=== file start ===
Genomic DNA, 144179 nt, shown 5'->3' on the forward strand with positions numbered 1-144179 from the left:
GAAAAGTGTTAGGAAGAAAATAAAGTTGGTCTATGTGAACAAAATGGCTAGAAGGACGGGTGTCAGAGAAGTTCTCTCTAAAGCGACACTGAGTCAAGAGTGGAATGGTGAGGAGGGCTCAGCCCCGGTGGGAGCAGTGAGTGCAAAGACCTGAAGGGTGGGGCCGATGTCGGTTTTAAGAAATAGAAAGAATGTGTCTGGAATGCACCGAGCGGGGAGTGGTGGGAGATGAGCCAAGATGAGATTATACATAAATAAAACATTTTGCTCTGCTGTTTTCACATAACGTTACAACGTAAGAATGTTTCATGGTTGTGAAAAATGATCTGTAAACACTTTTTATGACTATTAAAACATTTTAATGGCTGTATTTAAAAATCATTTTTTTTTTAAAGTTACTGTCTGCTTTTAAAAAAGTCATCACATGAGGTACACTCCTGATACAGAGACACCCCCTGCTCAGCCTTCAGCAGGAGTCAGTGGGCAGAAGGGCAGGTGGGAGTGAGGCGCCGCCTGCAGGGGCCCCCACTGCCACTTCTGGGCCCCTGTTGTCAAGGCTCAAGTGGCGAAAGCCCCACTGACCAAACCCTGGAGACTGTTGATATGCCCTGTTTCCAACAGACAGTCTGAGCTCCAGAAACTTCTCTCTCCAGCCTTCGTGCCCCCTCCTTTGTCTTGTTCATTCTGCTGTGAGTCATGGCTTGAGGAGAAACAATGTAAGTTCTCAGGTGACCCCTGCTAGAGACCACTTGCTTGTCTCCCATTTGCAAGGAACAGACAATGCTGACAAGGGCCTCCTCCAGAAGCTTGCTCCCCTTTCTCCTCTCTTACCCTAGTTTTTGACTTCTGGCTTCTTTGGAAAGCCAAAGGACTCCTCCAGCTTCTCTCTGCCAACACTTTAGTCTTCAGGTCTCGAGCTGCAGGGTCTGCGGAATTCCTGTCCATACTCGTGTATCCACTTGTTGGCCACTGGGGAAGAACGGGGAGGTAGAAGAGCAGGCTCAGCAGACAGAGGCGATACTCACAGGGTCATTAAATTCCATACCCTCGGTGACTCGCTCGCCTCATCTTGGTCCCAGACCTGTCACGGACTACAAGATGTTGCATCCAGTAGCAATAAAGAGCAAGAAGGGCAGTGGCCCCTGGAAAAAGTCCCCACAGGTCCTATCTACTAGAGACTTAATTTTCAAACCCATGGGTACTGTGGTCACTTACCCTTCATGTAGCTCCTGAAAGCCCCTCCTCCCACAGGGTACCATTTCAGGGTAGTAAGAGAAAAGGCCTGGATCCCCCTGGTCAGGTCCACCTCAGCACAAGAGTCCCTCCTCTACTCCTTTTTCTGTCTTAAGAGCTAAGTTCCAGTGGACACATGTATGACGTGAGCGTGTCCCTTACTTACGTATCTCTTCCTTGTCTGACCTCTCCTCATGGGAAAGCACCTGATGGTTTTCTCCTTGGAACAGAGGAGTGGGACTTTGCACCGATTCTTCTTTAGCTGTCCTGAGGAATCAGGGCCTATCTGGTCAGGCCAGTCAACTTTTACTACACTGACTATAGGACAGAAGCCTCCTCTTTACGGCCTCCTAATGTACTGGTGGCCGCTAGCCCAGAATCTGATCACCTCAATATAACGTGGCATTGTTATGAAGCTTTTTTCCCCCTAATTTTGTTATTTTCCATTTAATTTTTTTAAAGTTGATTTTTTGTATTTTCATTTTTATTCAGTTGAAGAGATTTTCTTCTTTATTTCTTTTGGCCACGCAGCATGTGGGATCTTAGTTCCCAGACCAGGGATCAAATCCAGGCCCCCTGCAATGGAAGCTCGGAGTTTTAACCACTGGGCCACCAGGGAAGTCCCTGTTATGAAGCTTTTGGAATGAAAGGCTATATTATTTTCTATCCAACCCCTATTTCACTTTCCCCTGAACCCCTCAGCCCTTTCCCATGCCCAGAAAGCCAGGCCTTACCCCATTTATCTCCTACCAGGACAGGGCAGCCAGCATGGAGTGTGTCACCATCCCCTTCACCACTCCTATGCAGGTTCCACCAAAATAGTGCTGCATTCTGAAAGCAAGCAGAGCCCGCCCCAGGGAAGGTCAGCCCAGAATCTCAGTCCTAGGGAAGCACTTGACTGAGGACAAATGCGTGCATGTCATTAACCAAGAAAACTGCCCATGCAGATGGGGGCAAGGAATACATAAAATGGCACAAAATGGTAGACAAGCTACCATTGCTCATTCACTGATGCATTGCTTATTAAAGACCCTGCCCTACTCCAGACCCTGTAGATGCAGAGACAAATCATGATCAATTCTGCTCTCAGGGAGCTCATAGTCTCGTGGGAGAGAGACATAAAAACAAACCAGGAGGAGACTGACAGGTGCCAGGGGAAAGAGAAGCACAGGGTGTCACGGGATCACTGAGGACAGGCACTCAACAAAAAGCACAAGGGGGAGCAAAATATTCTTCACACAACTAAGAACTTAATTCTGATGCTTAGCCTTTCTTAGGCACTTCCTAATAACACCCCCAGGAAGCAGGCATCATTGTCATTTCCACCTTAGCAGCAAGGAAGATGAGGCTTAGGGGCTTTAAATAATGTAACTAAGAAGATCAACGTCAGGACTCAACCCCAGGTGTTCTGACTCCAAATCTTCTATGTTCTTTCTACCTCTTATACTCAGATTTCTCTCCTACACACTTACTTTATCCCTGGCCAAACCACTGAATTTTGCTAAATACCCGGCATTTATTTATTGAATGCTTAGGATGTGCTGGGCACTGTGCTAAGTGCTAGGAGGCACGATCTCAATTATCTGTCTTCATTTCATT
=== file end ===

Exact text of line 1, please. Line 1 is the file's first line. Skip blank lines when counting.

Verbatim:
Genomic DNA, 144179 nt, shown 5'->3' on the forward strand with positions numbered 1-144179 from the left: